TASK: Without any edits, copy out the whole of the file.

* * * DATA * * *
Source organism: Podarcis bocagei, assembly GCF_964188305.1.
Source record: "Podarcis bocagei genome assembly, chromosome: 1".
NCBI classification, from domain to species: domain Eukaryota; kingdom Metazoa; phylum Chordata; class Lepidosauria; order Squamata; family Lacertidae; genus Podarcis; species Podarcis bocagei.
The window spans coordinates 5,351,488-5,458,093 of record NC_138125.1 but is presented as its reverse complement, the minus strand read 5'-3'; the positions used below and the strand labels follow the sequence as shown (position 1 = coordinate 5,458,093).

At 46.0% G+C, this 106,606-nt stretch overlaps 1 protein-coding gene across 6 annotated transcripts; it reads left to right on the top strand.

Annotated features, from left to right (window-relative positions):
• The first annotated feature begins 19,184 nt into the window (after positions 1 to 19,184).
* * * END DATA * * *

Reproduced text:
Source organism: Podarcis bocagei, assembly GCF_964188305.1.
Source record: "Podarcis bocagei genome assembly, chromosome: 1".
NCBI classification, from domain to species: domain Eukaryota; kingdom Metazoa; phylum Chordata; class Lepidosauria; order Squamata; family Lacertidae; genus Podarcis; species Podarcis bocagei.
The window spans coordinates 5,351,488-5,458,093 of record NC_138125.1 but is presented as its reverse complement, the minus strand read 5'-3'; the positions used below and the strand labels follow the sequence as shown (position 1 = coordinate 5,458,093).

At 46.0% G+C, this 106,606-nt stretch overlaps 1 protein-coding gene across 6 annotated transcripts; it reads left to right on the top strand.

Annotated features, from left to right (window-relative positions):
• The first annotated feature begins 19,184 nt into the window (after positions 1 to 19,184).